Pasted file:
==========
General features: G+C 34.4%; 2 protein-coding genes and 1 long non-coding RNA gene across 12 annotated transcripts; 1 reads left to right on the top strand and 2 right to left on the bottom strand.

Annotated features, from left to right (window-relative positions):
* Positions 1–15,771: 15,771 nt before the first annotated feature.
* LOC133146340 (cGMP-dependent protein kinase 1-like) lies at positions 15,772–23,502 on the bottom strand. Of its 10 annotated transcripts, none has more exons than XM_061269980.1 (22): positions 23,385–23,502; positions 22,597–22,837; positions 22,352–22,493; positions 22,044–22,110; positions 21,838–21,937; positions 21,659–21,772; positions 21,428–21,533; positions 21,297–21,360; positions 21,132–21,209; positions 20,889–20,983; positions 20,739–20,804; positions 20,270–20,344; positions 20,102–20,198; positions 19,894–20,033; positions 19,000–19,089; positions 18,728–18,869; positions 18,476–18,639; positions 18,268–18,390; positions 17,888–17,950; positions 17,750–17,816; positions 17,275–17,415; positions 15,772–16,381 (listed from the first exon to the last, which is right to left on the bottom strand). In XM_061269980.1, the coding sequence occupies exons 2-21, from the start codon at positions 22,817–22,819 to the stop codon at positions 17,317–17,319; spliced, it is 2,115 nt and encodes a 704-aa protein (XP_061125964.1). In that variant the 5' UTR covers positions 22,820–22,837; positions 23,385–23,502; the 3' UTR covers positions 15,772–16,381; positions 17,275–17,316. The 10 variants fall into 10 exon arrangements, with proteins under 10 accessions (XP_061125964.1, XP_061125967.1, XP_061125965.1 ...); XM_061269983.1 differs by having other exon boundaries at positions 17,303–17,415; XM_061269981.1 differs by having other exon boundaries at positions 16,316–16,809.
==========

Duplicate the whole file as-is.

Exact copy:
General features: G+C 34.4%; 2 protein-coding genes and 1 long non-coding RNA gene across 12 annotated transcripts; 1 reads left to right on the top strand and 2 right to left on the bottom strand.

Annotated features, from left to right (window-relative positions):
* Positions 1–15,771: 15,771 nt before the first annotated feature.
* LOC133146340 (cGMP-dependent protein kinase 1-like) lies at positions 15,772–23,502 on the bottom strand. Of its 10 annotated transcripts, none has more exons than XM_061269980.1 (22): positions 23,385–23,502; positions 22,597–22,837; positions 22,352–22,493; positions 22,044–22,110; positions 21,838–21,937; positions 21,659–21,772; positions 21,428–21,533; positions 21,297–21,360; positions 21,132–21,209; positions 20,889–20,983; positions 20,739–20,804; positions 20,270–20,344; positions 20,102–20,198; positions 19,894–20,033; positions 19,000–19,089; positions 18,728–18,869; positions 18,476–18,639; positions 18,268–18,390; positions 17,888–17,950; positions 17,750–17,816; positions 17,275–17,415; positions 15,772–16,381 (listed from the first exon to the last, which is right to left on the bottom strand). In XM_061269980.1, the coding sequence occupies exons 2-21, from the start codon at positions 22,817–22,819 to the stop codon at positions 17,317–17,319; spliced, it is 2,115 nt and encodes a 704-aa protein (XP_061125964.1). In that variant the 5' UTR covers positions 22,820–22,837; positions 23,385–23,502; the 3' UTR covers positions 15,772–16,381; positions 17,275–17,316. The 10 variants fall into 10 exon arrangements, with proteins under 10 accessions (XP_061125964.1, XP_061125967.1, XP_061125965.1 ...); XM_061269983.1 differs by having other exon boundaries at positions 17,303–17,415; XM_061269981.1 differs by having other exon boundaries at positions 16,316–16,809.